(161) 3. The inward path which leads by increase of gray to the neutral centre, and on to the opposite hue red-purple, RP4/5, is full of pitfalls for the inexpert. It combines great change of hue and chroma, with small change of value.

(162) If any other color point be chosen in place of gray-green, the same typical paths are just as easily traced, written by the notation, and recorded on the color score.

These paths trace sequences from any point in the color solid.

(163) In the construction of the color solid we saw that its scales were made of equal steps in hue, value, and chroma, and tested by balance on the centre of neutral gray. Any step will serve as a point of departure to trace regular sequences of the three types. The vertical type is a sequence of value only. It is somewhat tame, lacking the change of hue and chroma, but giving a monotonous harmony of regular values. The horizontal type traces a sequence of neighboring hues, less tame than the vertical type, but monotonous in value and chroma. The inward type connects opposite hues by a sequence of chroma balanced on middle gray, and is more stimulating to the eyes.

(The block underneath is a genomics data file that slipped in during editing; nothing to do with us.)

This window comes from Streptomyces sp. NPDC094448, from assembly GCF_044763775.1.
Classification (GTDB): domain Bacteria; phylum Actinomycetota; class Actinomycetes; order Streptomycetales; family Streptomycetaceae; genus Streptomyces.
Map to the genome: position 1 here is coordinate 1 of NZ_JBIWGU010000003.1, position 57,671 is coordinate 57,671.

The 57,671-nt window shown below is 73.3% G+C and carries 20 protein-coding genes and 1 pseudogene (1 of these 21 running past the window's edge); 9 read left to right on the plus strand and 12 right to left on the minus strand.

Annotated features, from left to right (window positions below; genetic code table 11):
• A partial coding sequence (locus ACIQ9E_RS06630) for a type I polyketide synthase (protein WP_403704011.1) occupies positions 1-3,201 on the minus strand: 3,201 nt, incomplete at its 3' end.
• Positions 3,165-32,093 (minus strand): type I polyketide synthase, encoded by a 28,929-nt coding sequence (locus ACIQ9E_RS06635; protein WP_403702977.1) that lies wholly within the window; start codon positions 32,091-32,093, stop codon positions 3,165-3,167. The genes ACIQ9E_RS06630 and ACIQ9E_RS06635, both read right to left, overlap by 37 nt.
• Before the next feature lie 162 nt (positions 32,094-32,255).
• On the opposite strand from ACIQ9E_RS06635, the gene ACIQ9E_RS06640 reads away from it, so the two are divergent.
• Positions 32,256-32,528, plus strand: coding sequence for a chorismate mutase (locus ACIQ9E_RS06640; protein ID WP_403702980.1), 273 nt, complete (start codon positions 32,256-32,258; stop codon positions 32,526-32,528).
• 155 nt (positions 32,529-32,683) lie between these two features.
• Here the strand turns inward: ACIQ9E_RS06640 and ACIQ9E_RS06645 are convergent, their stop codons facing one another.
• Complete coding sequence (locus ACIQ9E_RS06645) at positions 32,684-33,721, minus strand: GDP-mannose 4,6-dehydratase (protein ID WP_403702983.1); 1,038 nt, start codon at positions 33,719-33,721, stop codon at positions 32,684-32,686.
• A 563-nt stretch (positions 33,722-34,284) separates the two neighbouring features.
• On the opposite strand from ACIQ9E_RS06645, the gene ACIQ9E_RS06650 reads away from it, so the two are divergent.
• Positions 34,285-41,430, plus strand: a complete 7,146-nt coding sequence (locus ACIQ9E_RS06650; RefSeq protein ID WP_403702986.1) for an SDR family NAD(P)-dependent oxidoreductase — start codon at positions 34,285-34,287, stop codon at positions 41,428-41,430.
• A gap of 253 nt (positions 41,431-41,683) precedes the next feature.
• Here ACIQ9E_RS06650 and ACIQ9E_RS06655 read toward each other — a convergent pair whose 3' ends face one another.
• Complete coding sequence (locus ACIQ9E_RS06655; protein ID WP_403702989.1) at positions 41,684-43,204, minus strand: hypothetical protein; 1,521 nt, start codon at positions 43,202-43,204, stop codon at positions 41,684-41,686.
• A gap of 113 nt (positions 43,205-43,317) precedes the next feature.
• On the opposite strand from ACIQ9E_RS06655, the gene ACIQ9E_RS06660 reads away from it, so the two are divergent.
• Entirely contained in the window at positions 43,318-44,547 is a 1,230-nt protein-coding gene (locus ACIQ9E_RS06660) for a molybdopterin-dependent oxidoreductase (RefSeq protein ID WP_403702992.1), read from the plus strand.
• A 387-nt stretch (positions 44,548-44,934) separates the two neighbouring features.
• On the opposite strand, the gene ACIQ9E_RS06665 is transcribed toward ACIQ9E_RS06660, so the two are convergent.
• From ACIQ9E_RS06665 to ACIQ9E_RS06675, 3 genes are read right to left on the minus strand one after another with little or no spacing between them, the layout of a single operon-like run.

(164) These paths have so far been treated as made up of equal steps in each direction, with the accompanying idea of equal quantities of color at each step. But by using unequal quantities of color, the balance may be preserved by compensations to the intervals that separate the colors (see paragraphs 109, 110).

Unequal color quantities compensated by relations of hue, value, and chroma.

(165) Small bits of powerful color can be used to balance large 90 fields of weak chroma. For instance, a spot of strong reddish purple is balanced and enhanced by a field of gray-green. So an amethyst pin at the neck of the girl’s dress will appear to advantage with the gown, and also with the Leghorn straw. But a large field of strong color, such as a cloth jacket of reddish purple, would be fatal to the measured harmony we seek.

(166) This use of a small point of strong chroma, if repeated at intervals, sets up a notion of rhythm; but, in order to be rhythmic, there must be recurrent emphasis, “a succession of similar units, combining unlike elements.” This quality must not be confused with the unaccented succession, seen in a measured scale of hue, value, or chroma.